Lander manages to direct a great film without overpowering anyone and keeping it simple. The pace he keeps the movie at never falters. It is a gradual steady build of suspense to a fulfilling ending. The cinematography on this film is something that drives it. The countless shots of the emptiness that is the Midwest. The fields, and pastures give us a sense that John Skillpa is alone. The colors never show bright nor extreme dark. They hover in the middle giving the movie a necessary dull look. The musical score was a little on the light side, but showed its moody head when the times were right. Especially the opening montage with the mothers voice overlapping itself. That was a start that got my attention.



In the end, my only bone to pick with the movie is the last ten minutes or so. While the movie definitely does end, and doesn't leave loose ends, I felt like the movie came to abrupt flat stop. The last ten minutes was bouncing back and forth between basically two possible outcomes of the movie, and the tension was lost after the first couple bounces. Overall, I did extremely enjoy this movie, and it is always nice to see a movie that manages to make me uncomfortable without extreme gore, or unlikely situations. I recommend this to everyone and I will be buying it on DVD.

Entertainment Value: 8/10 Rear bike baskets
Cinematic Value: 8/10 Rear bike baskets

watch the trailer below

7 comments:

The Mike said...

Oh wow, I didn't know this came out. Will have to find it soon, loved the trailer.

Simon said...

It looks so Hitchcockian, and I love the cast, and how the hell do they get off DTDing it?

Cillian Murphy does best when he's cross-dressing.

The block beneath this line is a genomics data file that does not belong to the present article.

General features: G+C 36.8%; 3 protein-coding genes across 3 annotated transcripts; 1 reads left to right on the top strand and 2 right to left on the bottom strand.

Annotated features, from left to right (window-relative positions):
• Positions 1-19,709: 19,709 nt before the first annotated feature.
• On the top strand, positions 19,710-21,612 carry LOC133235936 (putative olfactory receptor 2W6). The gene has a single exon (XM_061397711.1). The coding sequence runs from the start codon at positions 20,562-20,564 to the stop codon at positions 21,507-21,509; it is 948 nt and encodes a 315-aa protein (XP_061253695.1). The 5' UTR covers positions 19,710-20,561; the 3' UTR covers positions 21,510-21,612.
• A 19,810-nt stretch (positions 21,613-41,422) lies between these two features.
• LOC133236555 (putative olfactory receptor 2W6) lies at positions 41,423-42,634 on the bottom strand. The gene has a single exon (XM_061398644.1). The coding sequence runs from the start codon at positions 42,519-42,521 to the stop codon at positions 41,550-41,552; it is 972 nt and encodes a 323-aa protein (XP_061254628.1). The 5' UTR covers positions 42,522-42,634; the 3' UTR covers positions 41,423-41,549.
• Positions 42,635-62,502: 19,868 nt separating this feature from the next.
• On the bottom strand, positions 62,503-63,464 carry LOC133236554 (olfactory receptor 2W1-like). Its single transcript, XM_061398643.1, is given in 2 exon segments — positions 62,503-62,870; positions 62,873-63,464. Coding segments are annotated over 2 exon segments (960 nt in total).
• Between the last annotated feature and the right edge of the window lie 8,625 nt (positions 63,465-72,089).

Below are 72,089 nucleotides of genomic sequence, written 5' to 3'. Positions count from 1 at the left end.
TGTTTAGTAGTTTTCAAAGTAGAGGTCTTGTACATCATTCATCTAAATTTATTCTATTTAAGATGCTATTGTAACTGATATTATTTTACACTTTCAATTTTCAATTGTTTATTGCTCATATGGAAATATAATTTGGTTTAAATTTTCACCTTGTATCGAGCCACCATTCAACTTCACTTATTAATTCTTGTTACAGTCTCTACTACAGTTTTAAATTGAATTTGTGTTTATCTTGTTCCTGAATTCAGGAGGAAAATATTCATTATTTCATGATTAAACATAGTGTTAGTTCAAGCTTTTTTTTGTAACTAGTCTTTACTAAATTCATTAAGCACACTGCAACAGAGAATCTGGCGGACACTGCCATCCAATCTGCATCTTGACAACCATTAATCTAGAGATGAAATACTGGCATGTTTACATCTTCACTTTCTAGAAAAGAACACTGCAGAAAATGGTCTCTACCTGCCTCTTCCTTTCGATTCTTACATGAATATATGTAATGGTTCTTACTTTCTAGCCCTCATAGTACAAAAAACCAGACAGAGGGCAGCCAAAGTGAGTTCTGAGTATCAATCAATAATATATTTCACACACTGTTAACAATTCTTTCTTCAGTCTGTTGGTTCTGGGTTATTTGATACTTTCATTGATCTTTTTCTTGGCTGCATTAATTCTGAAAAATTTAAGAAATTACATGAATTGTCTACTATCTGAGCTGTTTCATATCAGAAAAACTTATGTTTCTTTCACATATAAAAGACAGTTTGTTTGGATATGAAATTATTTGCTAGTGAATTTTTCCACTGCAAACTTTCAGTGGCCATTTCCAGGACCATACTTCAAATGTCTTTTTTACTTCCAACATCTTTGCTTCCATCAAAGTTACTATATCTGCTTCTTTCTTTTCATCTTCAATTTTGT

Pat Tillett said...

Thanks for the info. I'll be checking it out!

Carahallie said...

The musical score was a little on the light side?????

You've got to be kidding! This is one of Hollywood's best scores to date!

R.D. Penning said...

there was nothing about the score that stood out. I barely noticed any music half the time, and it definitely didn't have the strong presence you need in a thriller.

♥♥♥♥♥♥moa♥♥♥♥♥♥♥ said...

i love thriller movies and the trailer definitely got me watching this movie. I thought the music played well since it wasn't much on the dark side but it deal with the characters psychologically. However, what I thought that needed more explanations was how John was treated when his mother was alive. I thought it wasn't really clear on that part and it didn't answer my question about John's split personality. Is Emma supposed to be evil?

Annie Oaktree said...

A lot of great comments here. The only thing I would add is that I'm amazed that no one noticed that Ellen Page and Cillian Murphy are never in the same scene at the same time. The camera would put a hand or a shoulder or the top of a head into the scene to make it look like they were together but they weren't. That's why some folks think Ellen Page wasn't at her best because she wasn't talking to anyone when they shot her scenes. Must have been a scheduling conflict.